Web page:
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Author Notes:

Address correspondence to: Susan Furth, MD, PhD. 34th Street and Civic Center Boulevard, Philadelphia, PA 19104. Phone: 215-590-2449. furths@email.chop.edu

Data in this manuscript were collected by the Chronic Kidney Disease in Children prospective cohort study (CKiD) with clinical coordinating centers (Principal Investigators) at Children’s Mercy Hospital and the University of Missouri – Kansas City (Bradley Warady, MD) and Children’s Hospital of Philadelphia (Susan Furth, MD, Ph.D.), Central Biochemistry Laboratory (George Schwartz, MD) at the University of Rochester Medical Center, and data coordinating center at the Johns Hopkins Bloomberg School of Public Health (Alvaro Muñoz, Ph.D.).

The content is solely the responsibility of the authors and does not necessarily represent the official views of the NIH.

The authors have indicated they have no potential conflicts of interest to disclose.

All procedures performed in studies involving human participants were in accordance with the ethical standards of the institutional and/or national research committee and with the 1964 Helsinki declaration and its later amendments or comparable ethical standards.”

Informed consent was obtained from all individual participants included in the study.


Research Funding:

National Institute of Diabetes and Digestive and Kidney Diseases, with additional funding from the Eunice Kennedy Shriver National Institute of Child Health and Human Development and the National Heart, Lung and Blood Institute (grants U01-DK-66143, U01-DK-66174, U01DK-082194, and U01-DK-66116).

The CKiD Study is funded by the National Institute of Diabetes and Digestive and Kidney Diseases, with additional funding from the Eunice Kennedy Shriver National Institute of Child Health and Human Development, and the National Heart, Lung, and Blood Institute (U01-DK-66143, U01-DK-66174, U01-DK-82194, U01-DK-66116). The CKiD website is located at http://www.statepi.jhsph.edu/ckid.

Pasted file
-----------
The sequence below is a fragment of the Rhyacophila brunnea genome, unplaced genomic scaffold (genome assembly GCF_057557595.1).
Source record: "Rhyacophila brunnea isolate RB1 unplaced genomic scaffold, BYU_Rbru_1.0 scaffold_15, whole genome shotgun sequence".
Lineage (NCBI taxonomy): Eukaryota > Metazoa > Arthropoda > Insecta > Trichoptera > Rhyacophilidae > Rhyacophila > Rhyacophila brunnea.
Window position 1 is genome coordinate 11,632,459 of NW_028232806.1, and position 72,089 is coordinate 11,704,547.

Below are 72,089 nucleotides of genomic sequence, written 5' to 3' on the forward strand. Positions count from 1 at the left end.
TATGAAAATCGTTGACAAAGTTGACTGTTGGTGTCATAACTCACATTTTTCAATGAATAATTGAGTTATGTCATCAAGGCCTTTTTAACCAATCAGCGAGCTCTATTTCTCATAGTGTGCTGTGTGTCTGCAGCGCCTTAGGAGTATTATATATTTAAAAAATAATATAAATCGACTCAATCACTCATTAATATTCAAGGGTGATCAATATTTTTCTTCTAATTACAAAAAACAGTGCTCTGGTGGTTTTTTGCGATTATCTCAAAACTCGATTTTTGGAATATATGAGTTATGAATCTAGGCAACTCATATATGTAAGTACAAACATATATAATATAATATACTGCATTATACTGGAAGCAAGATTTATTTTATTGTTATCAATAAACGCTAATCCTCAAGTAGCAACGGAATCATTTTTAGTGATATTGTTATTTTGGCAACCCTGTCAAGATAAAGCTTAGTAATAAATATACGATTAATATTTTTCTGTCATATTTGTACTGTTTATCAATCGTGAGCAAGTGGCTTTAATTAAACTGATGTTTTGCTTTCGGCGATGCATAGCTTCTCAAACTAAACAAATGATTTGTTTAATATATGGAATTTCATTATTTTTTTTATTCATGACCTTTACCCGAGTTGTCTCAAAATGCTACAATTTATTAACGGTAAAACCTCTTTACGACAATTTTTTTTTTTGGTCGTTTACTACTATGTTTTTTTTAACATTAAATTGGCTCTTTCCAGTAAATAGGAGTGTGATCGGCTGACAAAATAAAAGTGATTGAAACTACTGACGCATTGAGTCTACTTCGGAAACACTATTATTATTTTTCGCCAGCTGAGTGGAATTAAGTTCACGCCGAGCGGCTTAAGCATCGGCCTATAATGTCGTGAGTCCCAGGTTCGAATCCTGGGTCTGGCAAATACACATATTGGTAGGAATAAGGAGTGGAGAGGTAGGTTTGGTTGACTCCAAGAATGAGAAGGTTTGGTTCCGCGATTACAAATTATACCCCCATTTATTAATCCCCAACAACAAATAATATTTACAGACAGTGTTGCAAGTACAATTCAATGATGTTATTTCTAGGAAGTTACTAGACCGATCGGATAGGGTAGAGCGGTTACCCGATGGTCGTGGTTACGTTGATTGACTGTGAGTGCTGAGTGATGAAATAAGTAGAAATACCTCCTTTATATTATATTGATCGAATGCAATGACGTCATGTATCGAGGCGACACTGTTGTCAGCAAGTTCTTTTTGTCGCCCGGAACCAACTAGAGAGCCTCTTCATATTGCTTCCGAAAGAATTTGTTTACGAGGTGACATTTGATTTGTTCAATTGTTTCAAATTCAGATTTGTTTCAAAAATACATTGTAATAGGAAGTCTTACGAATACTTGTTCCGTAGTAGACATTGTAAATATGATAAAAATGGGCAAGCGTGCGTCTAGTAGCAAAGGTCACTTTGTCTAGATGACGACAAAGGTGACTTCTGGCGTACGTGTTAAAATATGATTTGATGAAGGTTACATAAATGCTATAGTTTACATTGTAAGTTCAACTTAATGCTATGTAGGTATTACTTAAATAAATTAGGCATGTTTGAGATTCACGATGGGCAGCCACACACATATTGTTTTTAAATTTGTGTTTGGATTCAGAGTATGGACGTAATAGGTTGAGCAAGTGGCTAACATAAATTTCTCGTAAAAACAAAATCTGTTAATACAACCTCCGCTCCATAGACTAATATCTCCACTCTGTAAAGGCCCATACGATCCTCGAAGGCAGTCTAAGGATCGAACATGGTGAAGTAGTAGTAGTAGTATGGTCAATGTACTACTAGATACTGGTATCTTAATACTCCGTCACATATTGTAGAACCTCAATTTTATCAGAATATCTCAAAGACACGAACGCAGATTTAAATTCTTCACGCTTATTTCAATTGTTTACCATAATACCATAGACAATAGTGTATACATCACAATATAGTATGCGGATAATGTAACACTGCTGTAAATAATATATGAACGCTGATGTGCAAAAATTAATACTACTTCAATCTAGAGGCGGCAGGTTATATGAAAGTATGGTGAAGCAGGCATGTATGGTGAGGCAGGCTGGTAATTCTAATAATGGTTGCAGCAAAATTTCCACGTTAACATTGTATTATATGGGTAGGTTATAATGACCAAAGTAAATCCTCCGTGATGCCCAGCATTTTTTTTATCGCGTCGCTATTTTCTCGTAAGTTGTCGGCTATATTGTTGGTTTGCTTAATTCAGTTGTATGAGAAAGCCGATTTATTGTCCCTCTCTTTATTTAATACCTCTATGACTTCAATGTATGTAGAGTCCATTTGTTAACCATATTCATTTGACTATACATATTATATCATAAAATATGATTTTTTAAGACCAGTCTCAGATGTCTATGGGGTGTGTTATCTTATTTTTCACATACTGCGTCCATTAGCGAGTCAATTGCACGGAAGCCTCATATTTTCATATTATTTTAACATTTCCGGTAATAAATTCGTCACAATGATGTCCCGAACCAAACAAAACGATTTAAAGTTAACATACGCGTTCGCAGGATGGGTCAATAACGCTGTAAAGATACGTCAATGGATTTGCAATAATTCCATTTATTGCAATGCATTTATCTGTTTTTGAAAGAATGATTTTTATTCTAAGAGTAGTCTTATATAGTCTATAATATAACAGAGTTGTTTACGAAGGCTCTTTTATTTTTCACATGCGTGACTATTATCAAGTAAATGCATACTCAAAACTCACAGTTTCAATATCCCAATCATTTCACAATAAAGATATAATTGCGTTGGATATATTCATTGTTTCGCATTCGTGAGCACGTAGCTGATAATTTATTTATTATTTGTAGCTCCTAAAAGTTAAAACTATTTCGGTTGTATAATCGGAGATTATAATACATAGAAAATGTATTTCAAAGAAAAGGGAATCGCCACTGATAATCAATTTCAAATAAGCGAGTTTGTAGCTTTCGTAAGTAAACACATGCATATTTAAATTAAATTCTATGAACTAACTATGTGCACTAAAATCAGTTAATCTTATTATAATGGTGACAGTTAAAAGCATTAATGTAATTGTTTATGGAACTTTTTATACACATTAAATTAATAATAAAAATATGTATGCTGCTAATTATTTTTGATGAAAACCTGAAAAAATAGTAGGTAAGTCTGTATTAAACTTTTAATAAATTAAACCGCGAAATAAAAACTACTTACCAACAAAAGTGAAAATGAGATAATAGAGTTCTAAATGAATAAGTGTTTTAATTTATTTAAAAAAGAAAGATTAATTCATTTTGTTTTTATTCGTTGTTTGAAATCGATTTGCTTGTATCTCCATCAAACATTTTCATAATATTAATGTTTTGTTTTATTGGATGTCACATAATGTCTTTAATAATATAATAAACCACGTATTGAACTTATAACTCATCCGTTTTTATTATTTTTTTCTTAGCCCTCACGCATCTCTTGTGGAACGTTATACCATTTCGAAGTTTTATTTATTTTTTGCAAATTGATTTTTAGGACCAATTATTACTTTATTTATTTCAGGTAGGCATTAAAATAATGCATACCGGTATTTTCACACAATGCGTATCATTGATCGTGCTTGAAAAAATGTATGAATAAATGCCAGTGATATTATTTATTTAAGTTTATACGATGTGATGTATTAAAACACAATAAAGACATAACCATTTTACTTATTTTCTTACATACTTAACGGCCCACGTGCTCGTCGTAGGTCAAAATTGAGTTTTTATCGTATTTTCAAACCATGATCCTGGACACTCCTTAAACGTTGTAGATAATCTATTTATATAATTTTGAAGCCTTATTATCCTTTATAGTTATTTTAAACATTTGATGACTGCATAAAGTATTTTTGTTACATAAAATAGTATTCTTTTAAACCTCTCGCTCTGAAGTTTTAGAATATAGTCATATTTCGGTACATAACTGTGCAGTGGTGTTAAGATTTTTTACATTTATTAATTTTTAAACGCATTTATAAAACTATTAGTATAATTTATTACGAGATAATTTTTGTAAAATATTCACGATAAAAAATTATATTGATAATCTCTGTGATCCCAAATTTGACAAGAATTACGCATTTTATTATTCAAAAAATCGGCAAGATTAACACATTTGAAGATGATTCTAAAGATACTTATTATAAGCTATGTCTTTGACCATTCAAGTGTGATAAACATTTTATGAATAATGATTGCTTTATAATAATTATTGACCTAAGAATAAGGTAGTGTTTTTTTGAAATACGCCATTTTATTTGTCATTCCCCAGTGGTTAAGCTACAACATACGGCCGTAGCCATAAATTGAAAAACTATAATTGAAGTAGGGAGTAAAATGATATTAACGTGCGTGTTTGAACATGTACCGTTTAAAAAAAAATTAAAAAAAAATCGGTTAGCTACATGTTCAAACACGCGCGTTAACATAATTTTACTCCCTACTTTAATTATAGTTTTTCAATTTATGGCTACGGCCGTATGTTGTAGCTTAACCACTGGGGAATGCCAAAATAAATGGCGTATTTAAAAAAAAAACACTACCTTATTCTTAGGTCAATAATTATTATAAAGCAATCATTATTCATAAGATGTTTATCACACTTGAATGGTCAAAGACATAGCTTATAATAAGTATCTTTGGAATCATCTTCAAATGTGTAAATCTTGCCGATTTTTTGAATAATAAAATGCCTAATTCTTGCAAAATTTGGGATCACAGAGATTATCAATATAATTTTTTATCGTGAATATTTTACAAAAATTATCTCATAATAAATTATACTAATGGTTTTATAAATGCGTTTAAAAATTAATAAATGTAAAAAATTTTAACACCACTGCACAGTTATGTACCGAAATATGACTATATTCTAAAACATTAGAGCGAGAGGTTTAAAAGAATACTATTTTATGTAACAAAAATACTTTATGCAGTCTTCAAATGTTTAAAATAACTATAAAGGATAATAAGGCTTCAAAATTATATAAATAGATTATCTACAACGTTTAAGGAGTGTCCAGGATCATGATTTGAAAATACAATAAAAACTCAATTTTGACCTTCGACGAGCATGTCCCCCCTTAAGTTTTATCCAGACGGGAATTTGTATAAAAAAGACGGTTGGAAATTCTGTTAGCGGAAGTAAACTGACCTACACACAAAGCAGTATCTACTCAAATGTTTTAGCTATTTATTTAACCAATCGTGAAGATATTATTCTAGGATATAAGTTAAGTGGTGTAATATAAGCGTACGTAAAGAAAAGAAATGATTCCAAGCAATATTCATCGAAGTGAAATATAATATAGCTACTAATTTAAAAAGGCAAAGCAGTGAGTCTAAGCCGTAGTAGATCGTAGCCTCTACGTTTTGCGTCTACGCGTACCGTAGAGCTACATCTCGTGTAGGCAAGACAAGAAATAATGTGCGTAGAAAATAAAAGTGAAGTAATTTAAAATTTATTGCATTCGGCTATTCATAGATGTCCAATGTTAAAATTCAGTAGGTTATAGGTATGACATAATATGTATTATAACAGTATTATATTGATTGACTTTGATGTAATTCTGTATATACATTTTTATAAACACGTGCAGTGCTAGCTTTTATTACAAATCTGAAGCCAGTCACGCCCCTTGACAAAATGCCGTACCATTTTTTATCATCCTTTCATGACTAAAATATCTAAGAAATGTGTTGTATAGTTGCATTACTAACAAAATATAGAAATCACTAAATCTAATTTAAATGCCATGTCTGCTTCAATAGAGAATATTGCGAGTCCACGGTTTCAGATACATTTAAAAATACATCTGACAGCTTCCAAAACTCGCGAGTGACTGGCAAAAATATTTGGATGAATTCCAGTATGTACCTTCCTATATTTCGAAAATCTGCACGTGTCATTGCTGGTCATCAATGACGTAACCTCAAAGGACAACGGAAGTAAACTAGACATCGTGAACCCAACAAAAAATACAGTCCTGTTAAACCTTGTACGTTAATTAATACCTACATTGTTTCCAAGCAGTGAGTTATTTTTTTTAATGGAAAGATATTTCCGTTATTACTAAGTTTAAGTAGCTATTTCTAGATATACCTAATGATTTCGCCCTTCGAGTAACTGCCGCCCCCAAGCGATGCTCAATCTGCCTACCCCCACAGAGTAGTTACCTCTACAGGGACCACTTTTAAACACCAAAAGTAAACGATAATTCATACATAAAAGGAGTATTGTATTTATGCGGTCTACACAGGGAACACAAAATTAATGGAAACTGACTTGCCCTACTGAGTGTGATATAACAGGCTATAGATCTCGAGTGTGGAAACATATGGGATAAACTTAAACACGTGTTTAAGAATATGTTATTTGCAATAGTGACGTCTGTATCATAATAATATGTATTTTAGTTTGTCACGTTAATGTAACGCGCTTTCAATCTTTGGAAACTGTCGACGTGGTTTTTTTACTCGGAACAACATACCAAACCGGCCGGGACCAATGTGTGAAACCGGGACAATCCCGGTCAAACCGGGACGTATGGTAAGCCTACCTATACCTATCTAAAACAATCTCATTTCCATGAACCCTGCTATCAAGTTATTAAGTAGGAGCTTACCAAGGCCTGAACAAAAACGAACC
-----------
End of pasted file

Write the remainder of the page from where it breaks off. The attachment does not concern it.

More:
Support for the nutritional analysis of the FFQ was provided by the National Center for Research Resources, Grant UL1RR024134, and is now at the National Center for Advancing Translational Sciences, Grant UL1TR000003.


  • Science & Technology
  • Life Sciences & Biomedicine
  • Pediatrics
  • Urology & Nephrology
  • Dietary assessment
  • Nutrient intake
  • Children
  • Chronic kidney disease

Assessment of Dietary Intake of Children with Chronic Kidney Disease


Journal Title:

Pediatric Nephrology


Volume 32, Number 3


, Pages 485-494

Type of Work:

Article | Post-print: After Peer Review


Our aim was to characterize the nutrient intake of children with chronic kidney disease (CKD) relative to recommended intake levels. Methods: We conducted a cross-sectional study of dietary intake assessed by Food Frequency Questionnaire (FFQ) in The North American Chronic Kidney Disease in Children (CKiD) prospective cohort study. Nutrient intake was analyzed to estimate the daily consumption levels of various nutrients and compared with national guidelines for intake. Results: There were 658 FFQs available for analysis; 69.9 % of respondents were boys, with a median age [Interquartile range (IQR)] of 11 years (8–15). Median daily sodium, potassium, and phosphorus intake was 3089 mg (2294–4243), 2384 mg (1804–3076), and 1206 mg (894–1612) respectively. Sodium and phosphorus consumptions were higher than recommended in all age groups. Caloric intake decreased with dropping glomerular filtration rate (GFR) (p = 0.003). The median daily caloric intakes were 1307 kcal in male children 2–3 years old, 1875 kcal in children 4–8 years old, 1923 kcal in those 9–13 years old, and 2427 kcal in those 14–18 years old. Respective levels for girls were 1467 kcal, 1736 kcal, 1803 kcal, and 2281 kcal. Median protein intake exceeded recommended levels in all age groups, particularly among younger participants. Younger children were more likely than older children to exceed the recommended intakes for phosphorus (p < 0.001) and the age-specific recommended caloric intake (p < 0.001). Macronutrient distribution (carbohydrate:fat:protein) was consistent with recommendation. Conclusions: Children in the CKiD cohort consumed more sodium, phosphorus, protein, and calories than recommended. The gap between actual consumption and recommendations indicates a need for improved nutritional counseling and monitoring.

Copyright information:

© 2016, IPNA.

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